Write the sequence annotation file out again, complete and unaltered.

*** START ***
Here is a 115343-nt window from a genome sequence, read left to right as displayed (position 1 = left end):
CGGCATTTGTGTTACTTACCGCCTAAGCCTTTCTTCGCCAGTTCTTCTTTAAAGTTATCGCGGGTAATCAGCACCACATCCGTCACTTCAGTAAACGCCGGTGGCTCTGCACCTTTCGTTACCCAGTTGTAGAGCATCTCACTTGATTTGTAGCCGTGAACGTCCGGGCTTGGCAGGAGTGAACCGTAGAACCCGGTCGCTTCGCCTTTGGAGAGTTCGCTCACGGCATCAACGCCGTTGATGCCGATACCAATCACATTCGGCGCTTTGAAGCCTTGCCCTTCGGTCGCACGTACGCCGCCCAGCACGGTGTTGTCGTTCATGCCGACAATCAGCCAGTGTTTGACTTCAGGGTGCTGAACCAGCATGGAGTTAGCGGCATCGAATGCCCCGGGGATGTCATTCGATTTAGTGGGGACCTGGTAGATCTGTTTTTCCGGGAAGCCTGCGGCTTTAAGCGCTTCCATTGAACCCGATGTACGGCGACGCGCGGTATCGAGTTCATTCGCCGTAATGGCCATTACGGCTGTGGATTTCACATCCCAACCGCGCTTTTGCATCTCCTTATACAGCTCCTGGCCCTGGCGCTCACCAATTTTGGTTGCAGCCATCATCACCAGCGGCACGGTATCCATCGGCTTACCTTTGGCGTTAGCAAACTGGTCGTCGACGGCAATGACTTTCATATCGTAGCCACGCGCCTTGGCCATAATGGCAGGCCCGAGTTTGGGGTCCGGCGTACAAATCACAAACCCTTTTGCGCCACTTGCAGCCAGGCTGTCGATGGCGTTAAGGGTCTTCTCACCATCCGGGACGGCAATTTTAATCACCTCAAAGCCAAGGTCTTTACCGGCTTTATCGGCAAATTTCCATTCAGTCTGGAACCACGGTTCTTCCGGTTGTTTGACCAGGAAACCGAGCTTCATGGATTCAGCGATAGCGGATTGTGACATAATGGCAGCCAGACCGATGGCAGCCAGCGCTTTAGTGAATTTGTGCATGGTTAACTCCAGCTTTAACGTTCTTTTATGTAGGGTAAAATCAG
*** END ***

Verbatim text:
Here is a 115343-nt window from a genome sequence, read left to right as displayed (position 1 = left end):
CGGCATTTGTGTTACTTACCGCCTAAGCCTTTCTTCGCCAGTTCTTCTTTAAAGTTATCGCGGGTAATCAGCACCACATCCGTCACTTCAGTAAACGCCGGTGGCTCTGCACCTTTCGTTACCCAGTTGTAGAGCATCTCACTTGATTTGTAGCCGTGAACGTCCGGGCTTGGCAGGAGTGAACCGTAGAACCCGGTCGCTTCGCCTTTGGAGAGTTCGCTCACGGCATCAACGCCGTTGATGCCGATACCAATCACATTCGGCGCTTTGAAGCCTTGCCCTTCGGTCGCACGTACGCCGCCCAGCACGGTGTTGTCGTTCATGCCGACAATCAGCCAGTGTTTGACTTCAGGGTGCTGAACCAGCATGGAGTTAGCGGCATCGAATGCCCCGGGGATGTCATTCGATTTAGTGGGGACCTGGTAGATCTGTTTTTCCGGGAAGCCTGCGGCTTTAAGCGCTTCCATTGAACCCGATGTACGGCGACGCGCGGTATCGAGTTCATTCGCCGTAATGGCCATTACGGCTGTGGATTTCACATCCCAACCGCGCTTTTGCATCTCCTTATACAGCTCCTGGCCCTGGCGCTCACCAATTTTGGTTGCAGCCATCATCACCAGCGGCACGGTATCCATCGGCTTACCTTTGGCGTTAGCAAACTGGTCGTCGACGGCAATGACTTTCATATCGTAGCCACGCGCCTTGGCCATAATGGCAGGCCCGAGTTTGGGGTCCGGCGTACAAATCACAAACCCTTTTGCGCCACTTGCAGCCAGGCTGTCGATGGCGTTAAGGGTCTTCTCACCATCCGGGACGGCAATTTTAATCACCTCAAAGCCAAGGTCTTTACCGGCTTTATCGGCAAATTTCCATTCAGTCTGGAACCACGGTTCTTCCGGTTGTTTGACCAGGAAACCGAGCTTCATGGATTCAGCGATAGCGGATTGTGACATAATGGCAGCCAGACCGATGGCAGCCAGCGCTTTAGTGAATTTGTGCATGGTTAACTCCAGCTTTAACGTTCTTTTATGTAGGGTAAAATCAG